The purpose of this paper is to provide a selected bibliography of recent resources on library instruction and information literacy.

Abstract

Purpose

The purpose of this paper is to provide a selected bibliography of recent resources on library instruction and information literacy.

Design/methodology/approach

The paper introduces and annotates periodical articles, monographs, and audiovisual material examining library instruction and information literacy.

Findings

The paper provides information about each source, discusses the characteristics of current scholarship, and describes sources that contain unique scholarly contributions and quality reproductions.

Originality/value

The information may be used by librarians and interested parties as a quick reference to literature on library instruction and information literacy.

Details

Reference Services Review, vol. 38 no. 4
Type: Research Article
ISSN: 0090-7324

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Article
Publication date: 8 August 2018

Valentina Ndou, Giustina Secundo, John Dumay and Elvin Gjevori

Intellectual capital disclosure (ICD) in universities is gaining increasing attention, especially through the adoption of innovative technologies. Online media, as a…

Abstract

Purpose

Intellectual capital disclosure (ICD) in universities is gaining increasing attention, especially through the adoption of innovative technologies. Online media, as a relevant source of Big Data, is shifting ICD. The purpose of this paper is to explore how Big Data generated through online media, such as websites and platforms like Facebook, can be used as rich sources of data and viable disclosure channels for ICD in a university.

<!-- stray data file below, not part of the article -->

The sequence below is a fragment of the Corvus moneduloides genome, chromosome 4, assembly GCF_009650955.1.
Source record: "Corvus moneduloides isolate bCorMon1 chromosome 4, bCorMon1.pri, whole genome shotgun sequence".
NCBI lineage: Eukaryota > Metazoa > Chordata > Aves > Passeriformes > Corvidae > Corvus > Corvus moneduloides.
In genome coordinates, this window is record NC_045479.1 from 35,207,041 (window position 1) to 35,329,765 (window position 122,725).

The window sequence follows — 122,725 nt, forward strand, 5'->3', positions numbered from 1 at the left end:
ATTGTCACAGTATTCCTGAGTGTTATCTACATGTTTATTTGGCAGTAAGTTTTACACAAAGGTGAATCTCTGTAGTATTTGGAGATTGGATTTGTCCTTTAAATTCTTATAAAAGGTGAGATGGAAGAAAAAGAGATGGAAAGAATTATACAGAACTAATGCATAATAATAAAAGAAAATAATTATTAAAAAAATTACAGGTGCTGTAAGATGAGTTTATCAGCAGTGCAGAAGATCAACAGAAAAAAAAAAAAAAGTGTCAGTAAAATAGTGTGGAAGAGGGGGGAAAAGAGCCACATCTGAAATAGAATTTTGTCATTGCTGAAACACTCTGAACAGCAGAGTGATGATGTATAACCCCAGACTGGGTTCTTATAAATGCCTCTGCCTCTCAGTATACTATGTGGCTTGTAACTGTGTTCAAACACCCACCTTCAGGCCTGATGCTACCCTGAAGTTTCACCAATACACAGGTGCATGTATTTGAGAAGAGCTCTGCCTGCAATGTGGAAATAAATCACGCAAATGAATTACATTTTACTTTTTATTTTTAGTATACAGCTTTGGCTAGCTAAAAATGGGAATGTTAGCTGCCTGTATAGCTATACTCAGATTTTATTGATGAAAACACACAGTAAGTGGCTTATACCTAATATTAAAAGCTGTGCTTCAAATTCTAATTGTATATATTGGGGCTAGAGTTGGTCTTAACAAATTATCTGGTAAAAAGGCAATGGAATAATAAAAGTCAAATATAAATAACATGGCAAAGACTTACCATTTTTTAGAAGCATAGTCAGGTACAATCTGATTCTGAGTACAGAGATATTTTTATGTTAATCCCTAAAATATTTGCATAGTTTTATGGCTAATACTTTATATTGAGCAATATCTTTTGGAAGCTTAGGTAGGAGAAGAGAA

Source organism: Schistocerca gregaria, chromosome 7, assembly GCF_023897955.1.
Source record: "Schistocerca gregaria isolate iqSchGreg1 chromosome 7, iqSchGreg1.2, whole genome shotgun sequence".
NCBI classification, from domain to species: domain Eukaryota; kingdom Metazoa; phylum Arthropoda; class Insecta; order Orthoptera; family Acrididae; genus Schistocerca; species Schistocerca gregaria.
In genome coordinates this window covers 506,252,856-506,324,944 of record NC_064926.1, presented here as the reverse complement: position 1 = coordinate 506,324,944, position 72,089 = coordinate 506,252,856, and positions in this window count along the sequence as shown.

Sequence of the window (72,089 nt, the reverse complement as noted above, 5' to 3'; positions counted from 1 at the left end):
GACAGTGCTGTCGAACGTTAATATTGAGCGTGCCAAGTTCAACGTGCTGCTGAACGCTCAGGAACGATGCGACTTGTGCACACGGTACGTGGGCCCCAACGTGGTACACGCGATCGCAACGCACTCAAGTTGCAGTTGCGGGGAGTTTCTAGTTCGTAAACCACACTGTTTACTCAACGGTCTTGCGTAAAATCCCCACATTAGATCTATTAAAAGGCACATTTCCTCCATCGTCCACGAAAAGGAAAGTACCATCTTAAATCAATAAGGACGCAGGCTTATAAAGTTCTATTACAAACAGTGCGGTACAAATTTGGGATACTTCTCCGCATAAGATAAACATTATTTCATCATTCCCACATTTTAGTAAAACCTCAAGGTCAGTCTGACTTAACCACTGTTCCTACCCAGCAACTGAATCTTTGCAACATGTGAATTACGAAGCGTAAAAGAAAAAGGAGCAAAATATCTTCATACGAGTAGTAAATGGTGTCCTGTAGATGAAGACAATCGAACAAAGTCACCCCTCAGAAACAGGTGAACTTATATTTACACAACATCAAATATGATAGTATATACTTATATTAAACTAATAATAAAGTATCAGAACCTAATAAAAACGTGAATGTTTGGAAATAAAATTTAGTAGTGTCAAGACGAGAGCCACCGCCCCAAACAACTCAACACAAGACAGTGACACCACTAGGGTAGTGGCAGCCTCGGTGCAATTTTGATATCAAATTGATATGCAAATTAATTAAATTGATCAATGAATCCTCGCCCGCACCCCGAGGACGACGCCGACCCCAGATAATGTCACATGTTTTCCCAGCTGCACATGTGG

Design/methodology/approach

This is an exploratory case study, following the methodology in Yin (2014), that examines how online media data contributes to closing the ICD gap. The IC disclosed through different online media channels by a private university in Albania is analysed using Secundo et al.’s (2016) collective intelligence framework. The online data sources include the university’s website, Facebook page, periodic reports and statements outlining future goals.

Findings

What the authors discover in this research is that IC is an important part of how universities operate, and IC is communicated through social media, although unintentionally. However, this only serves to highlight the importance of IC, and if researchers want to discover IC and understand how it works in an organisation, they need to include social media and a prime resource for developing that understanding.

Research limitations/implications

Most importantly, the findings add to a growing consensus that ICD researchers, and researchers in other management and accounting disciplines, who traditionally rely on annual corporate social responsibility and other periodic reports, they need to change their medium of analysis because these reports no longer can be relied on to understand IC and its impact on an organisation.